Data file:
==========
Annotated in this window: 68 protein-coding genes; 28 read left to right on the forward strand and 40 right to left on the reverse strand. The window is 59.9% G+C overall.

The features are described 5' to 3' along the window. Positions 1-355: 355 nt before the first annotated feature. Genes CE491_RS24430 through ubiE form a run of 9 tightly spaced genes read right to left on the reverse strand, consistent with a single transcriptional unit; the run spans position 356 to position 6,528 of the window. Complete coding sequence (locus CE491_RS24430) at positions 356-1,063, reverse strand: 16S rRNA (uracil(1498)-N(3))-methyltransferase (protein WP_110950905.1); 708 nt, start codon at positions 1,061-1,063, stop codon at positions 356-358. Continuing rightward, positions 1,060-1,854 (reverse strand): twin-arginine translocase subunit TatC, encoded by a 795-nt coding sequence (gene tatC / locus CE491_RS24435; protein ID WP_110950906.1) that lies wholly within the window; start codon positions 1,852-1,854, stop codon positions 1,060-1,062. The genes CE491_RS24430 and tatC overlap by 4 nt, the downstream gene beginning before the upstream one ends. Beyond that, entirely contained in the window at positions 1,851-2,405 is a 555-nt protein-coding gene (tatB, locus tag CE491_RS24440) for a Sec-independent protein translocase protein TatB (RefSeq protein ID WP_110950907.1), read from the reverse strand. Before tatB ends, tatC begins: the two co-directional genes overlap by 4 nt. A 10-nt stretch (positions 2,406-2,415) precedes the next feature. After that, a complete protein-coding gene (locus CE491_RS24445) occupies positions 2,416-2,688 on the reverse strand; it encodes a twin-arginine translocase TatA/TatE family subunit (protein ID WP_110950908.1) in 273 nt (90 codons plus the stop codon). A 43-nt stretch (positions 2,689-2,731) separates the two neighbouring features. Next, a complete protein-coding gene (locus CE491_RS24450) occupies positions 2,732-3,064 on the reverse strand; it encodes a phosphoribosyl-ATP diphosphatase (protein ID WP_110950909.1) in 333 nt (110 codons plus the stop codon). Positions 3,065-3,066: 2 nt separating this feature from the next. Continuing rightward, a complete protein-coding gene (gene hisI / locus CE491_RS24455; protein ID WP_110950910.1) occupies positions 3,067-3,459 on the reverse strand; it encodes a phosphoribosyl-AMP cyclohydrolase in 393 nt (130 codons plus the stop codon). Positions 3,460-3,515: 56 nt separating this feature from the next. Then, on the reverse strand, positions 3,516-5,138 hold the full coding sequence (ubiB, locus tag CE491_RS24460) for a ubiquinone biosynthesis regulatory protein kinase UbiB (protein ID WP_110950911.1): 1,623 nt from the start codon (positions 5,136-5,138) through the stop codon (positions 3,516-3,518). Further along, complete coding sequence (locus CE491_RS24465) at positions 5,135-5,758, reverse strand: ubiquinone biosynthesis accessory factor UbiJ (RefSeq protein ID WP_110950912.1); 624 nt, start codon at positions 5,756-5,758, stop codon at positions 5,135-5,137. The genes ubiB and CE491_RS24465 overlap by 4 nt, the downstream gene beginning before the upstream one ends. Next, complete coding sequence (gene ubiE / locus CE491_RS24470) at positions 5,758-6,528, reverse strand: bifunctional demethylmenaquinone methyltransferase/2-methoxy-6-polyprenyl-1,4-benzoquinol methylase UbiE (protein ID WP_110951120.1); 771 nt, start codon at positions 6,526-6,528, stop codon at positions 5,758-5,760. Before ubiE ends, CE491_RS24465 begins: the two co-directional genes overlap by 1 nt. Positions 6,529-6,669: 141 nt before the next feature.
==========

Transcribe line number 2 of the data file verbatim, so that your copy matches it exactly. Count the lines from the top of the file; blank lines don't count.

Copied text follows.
The features are described 5' to 3' along the window. Positions 1-355: 355 nt before the first annotated feature. Genes CE491_RS24430 through ubiE form a run of 9 tightly spaced genes read right to left on the reverse strand, consistent with a single transcriptional unit; the run spans position 356 to position 6,528 of the window. Complete coding sequence (locus CE491_RS24430) at positions 356-1,063, reverse strand: 16S rRNA (uracil(1498)-N(3))-methyltransferase (protein WP_110950905.1); 708 nt, start codon at positions 1,061-1,063, stop codon at positions 356-358. Continuing rightward, positions 1,060-1,854 (reverse strand): twin-arginine translocase subunit TatC, encoded by a 795-nt coding sequence (gene tatC / locus CE491_RS24435; protein ID WP_110950906.1) that lies wholly within the window; start codon positions 1,852-1,854, stop codon positions 1,060-1,062. The genes CE491_RS24430 and tatC overlap by 4 nt, the downstream gene beginning before the upstream one ends. Beyond that, entirely contained in the window at positions 1,851-2,405 is a 555-nt protein-coding gene (tatB, locus tag CE491_RS24440) for a Sec-independent protein translocase protein TatB (RefSeq protein ID WP_110950907.1), read from the reverse strand. Before tatB ends, tatC begins: the two co-directional genes overlap by 4 nt. A 10-nt stretch (positions 2,406-2,415) precedes the next feature. After that, a complete protein-coding gene (locus CE491_RS24445) occupies positions 2,416-2,688 on the reverse strand; it encodes a twin-arginine translocase TatA/TatE family subunit (protein ID WP_110950908.1) in 273 nt (90 codons plus the stop codon). A 43-nt stretch (positions 2,689-2,731) separates the two neighbouring features. Next, a complete protein-coding gene (locus CE491_RS24450) occupies positions 2,732-3,064 on the reverse strand; it encodes a phosphoribosyl-ATP diphosphatase (protein ID WP_110950909.1) in 333 nt (110 codons plus the stop codon). Positions 3,065-3,066: 2 nt separating this feature from the next. Continuing rightward, a complete protein-coding gene (gene hisI / locus CE491_RS24455; protein ID WP_110950910.1) occupies positions 3,067-3,459 on the reverse strand; it encodes a phosphoribosyl-AMP cyclohydrolase in 393 nt (130 codons plus the stop codon). Positions 3,460-3,515: 56 nt separating this feature from the next. Then, on the reverse strand, positions 3,516-5,138 hold the full coding sequence (ubiB, locus tag CE491_RS24460) for a ubiquinone biosynthesis regulatory protein kinase UbiB (protein ID WP_110950911.1): 1,623 nt from the start codon (positions 5,136-5,138) through the stop codon (positions 3,516-3,518). Further along, complete coding sequence (locus CE491_RS24465) at positions 5,135-5,758, reverse strand: ubiquinone biosynthesis accessory factor UbiJ (RefSeq protein ID WP_110950912.1); 624 nt, start codon at positions 5,756-5,758, stop codon at positions 5,135-5,137. The genes ubiB and CE491_RS24465 overlap by 4 nt, the downstream gene beginning before the upstream one ends. Next, complete coding sequence (gene ubiE / locus CE491_RS24470) at positions 5,758-6,528, reverse strand: bifunctional demethylmenaquinone methyltransferase/2-methoxy-6-polyprenyl-1,4-benzoquinol methylase UbiE (protein ID WP_110951120.1); 771 nt, start codon at positions 6,526-6,528, stop codon at positions 5,758-5,760. Before ubiE ends, CE491_RS24465 begins: the two co-directional genes overlap by 1 nt. Positions 6,529-6,669: 141 nt before the next feature.